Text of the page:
(BEGIN VIDEO CLIP)

REP. MICHELE BACHMANN (R), PRESIDENTIAL CANDIDATE: We cannot forget
that in the midst of this executive order, there is a big drug company that
made millions of dollars because of this mandate. We can`t, we can`t deny
that.

WOLF BLITZER, DEBATE MODERATOR: What are you suggesting?

BACHMANN: What I`m saying is that it`s wrong for a drug company
because the governor`s former chief of staff was the chief lobbyist for
this drug company. The drug company gave thousands of dollars in political
donations to the governor and this is just flat-out wrong. The question
is, is it about life or was it about millions of dollars and potentially
billions for drug companies?

BLITZER: Let Senator Santorum hold off for a second. You have to
respond to that.

PERRY: Yes, sir. The company that was Merck and it was a $5,000
contribution that I had received from them. I raise about $30 million.
And if you`re saying that I can be bought for $5,000, I`m offended.

BACHMANN: I`m offended for all the little girls and the parents that
didn`t have a choice. That`s what I`m offended for.

(END VIDEO CLIP)

O`DONNELL: Now, I tried to make a point last week that Perry`s
decision was all about his service to a giant pharmaceutical company, not
his concern for protecting women from health threats. But Michele Bachmann
made that point much more effectively than I ever could have. At the time
Perry signed the mandate Merck manufactured the HPV vaccine and was
conducting a multimillion dollar campaign to convince states to make the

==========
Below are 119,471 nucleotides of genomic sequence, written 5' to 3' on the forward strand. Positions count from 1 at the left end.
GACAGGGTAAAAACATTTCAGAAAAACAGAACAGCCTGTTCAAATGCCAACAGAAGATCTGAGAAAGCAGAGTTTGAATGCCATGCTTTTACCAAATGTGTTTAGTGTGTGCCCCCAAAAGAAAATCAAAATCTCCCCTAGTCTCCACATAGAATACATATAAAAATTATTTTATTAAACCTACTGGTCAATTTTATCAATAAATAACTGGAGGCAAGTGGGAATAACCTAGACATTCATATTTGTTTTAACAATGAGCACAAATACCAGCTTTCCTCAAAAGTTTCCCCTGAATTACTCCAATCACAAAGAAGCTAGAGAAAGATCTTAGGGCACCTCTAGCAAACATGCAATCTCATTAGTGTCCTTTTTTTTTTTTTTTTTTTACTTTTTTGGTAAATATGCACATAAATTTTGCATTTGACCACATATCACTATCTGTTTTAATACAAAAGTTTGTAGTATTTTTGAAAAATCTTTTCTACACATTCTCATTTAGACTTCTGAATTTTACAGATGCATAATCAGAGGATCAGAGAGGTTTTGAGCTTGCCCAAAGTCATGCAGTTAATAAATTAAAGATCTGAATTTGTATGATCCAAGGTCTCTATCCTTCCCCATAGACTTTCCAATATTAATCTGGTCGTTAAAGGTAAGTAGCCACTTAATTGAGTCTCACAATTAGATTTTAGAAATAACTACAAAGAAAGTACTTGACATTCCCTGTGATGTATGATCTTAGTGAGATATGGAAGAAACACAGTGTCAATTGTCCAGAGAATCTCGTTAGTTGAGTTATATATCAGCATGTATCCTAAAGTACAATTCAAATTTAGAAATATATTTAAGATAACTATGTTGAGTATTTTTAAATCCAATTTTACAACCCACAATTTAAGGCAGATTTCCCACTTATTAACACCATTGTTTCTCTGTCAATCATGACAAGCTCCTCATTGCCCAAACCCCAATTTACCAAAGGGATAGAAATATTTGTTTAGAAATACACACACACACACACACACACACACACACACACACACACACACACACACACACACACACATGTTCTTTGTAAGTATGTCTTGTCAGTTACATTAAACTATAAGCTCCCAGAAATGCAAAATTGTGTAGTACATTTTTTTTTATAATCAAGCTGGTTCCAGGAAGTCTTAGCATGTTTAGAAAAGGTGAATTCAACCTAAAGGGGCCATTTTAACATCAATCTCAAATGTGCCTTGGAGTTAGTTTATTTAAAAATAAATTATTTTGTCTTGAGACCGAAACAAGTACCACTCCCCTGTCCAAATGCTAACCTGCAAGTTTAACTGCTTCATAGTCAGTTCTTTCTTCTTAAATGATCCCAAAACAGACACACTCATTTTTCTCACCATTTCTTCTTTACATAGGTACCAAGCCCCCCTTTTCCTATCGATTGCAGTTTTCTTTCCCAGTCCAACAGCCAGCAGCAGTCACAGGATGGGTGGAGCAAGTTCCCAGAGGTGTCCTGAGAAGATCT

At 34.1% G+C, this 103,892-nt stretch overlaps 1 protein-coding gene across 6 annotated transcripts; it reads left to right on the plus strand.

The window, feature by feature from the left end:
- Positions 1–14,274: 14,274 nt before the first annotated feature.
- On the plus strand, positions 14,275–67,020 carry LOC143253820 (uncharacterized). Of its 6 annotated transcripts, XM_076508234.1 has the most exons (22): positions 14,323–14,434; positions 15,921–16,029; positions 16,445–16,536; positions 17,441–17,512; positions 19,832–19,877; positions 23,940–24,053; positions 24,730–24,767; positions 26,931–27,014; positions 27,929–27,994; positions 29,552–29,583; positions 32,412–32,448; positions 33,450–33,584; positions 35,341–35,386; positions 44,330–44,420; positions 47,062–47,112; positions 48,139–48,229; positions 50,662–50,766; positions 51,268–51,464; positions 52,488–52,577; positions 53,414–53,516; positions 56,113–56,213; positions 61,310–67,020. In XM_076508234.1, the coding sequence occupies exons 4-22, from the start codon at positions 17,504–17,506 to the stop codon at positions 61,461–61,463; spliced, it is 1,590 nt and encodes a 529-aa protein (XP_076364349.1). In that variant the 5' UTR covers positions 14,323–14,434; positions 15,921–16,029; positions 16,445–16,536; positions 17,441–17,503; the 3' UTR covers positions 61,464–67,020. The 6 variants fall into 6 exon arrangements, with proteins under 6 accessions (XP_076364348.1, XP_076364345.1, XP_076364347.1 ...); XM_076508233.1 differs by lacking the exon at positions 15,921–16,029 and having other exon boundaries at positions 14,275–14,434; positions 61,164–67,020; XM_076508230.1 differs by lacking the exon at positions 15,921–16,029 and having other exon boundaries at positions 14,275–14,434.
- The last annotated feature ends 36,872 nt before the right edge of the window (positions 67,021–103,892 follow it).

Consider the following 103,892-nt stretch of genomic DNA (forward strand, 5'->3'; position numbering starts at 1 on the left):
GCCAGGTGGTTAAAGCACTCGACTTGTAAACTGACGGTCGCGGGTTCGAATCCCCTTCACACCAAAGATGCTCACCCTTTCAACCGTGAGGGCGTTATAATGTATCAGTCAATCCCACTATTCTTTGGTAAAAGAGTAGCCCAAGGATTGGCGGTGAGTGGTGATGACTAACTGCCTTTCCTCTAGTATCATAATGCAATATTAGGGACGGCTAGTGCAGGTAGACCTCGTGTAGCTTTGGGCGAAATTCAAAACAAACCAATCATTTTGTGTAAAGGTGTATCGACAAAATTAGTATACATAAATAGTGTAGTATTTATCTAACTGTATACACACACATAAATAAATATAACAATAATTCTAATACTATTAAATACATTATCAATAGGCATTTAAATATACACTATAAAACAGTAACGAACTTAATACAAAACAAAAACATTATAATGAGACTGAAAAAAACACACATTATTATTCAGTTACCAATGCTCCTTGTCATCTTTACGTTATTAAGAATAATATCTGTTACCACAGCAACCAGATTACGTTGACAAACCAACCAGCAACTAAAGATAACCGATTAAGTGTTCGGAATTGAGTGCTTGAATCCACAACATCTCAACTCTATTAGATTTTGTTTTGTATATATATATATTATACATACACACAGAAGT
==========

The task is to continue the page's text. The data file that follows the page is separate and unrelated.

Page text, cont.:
vaccination mandatory.

One of Merck`s chief lobbyists was Mike Toomey. As Michele Bachmann
pointed out, before finding employment with Merck, Toomey served as the
chief of staff for Governor Perry. NBC news` Michael Isikoff reports that
e-mails show that Toomey`s office had repeated contacts with Perry`s aides
during the drafting of Perry`s executive order.

Today Toomey runs. Make us great again. A super PAC, a super, super
PAC that pledged to spend $55 million to support Perry`s bid for presents.
With friends, a giant worldwide companies like Merck, 55 million shouldn`t
be a problem.

Joining me now, James Moore, who is co-author of "The New York Times"
bestseller "Bush`s brain" and has been covering Texas politics since 1975.
His forthcoming book is, well, I`m just going to do the subtitle of the
book which is "why Rick Perry will make America miss George W. Bush."
because the actual title of the book is a questionable use of Spanish that
may not pass MSNBC standards. Thank you very, very much for joining us
tonight. We will get the title of your book on our Web site. I just
haven`t won it by NBC standards.

JAMES MOORE, CO-AUTHOR, BUSH`S BRAIN: Not a problem, Lawrence.

O`DONNELL: I think you understand.

MOORE: It will make more people go look for it.

O`DONNELL: I think you understand. So, Rick Perry says he can`t be
bought for $5,000. He was lying about that in that we have specific
records indicating that Merck gave him directly a lot more than $5,000. In
fact, gave him $6,000, then $16,000, then $7,500. A total of $29,500. So,
the number that Perry made up as the number that you can`t buy me for that
Merck supposedly gave him is actually a much higher number. He`s leaving
the question sitting there. How much can he be bought for?

MOORE: It`s pretty funny because if you talk to lobbyists at the